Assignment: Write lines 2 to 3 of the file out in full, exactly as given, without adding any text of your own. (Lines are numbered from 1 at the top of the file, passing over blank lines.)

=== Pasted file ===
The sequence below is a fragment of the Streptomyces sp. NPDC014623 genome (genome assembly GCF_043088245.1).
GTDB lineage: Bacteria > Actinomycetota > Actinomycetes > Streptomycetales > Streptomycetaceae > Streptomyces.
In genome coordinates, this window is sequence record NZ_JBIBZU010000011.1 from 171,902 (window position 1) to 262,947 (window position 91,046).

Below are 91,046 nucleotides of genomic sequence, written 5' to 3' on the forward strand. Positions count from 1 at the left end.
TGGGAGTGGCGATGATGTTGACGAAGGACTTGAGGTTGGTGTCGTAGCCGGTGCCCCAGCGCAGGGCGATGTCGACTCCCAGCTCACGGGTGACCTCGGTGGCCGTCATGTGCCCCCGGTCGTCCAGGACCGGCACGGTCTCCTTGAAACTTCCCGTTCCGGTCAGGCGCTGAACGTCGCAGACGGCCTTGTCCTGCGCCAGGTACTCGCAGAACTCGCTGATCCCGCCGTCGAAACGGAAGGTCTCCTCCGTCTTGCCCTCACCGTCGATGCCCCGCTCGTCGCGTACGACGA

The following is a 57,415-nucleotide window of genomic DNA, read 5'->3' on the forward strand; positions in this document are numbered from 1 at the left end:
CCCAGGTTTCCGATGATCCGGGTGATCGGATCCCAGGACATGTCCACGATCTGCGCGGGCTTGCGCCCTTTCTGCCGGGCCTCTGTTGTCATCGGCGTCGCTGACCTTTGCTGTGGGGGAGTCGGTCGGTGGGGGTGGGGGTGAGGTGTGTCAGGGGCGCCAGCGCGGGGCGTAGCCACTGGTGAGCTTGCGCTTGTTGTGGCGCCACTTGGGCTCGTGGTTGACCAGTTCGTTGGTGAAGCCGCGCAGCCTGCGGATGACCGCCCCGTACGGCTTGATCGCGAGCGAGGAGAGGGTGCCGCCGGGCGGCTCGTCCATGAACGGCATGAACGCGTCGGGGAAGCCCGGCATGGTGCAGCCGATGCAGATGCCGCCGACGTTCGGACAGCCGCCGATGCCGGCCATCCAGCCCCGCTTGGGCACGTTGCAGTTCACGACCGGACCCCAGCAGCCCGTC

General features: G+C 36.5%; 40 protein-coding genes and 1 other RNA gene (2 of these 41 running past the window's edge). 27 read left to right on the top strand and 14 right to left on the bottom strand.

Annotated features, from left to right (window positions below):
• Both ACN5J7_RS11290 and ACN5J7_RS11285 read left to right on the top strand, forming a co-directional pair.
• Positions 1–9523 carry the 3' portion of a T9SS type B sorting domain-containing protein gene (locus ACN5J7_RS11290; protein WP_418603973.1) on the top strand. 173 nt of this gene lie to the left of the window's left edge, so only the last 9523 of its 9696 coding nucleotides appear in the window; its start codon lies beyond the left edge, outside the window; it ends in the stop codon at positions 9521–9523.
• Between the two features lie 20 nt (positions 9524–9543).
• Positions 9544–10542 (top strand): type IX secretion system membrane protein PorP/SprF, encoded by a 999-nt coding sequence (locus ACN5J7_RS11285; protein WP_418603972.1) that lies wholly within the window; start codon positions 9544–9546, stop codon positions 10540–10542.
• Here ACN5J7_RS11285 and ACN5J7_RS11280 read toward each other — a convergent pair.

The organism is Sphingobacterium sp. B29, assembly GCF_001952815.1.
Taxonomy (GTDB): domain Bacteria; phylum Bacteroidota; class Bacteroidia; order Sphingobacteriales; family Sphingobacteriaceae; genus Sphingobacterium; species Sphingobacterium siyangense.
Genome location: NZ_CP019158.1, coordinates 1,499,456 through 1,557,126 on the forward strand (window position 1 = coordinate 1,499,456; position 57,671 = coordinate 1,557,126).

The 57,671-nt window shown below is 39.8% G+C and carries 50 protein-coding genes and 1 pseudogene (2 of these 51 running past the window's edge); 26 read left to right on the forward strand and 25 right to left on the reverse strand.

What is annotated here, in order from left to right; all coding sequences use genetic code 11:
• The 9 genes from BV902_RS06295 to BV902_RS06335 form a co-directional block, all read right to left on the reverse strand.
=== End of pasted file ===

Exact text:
GTDB lineage: Bacteria > Actinomycetota > Actinomycetes > Streptomycetales > Streptomycetaceae > Streptomyces.
In genome coordinates, this window is sequence record NZ_JBIBZU010000011.1 from 171,902 (window position 1) to 262,947 (window position 91,046).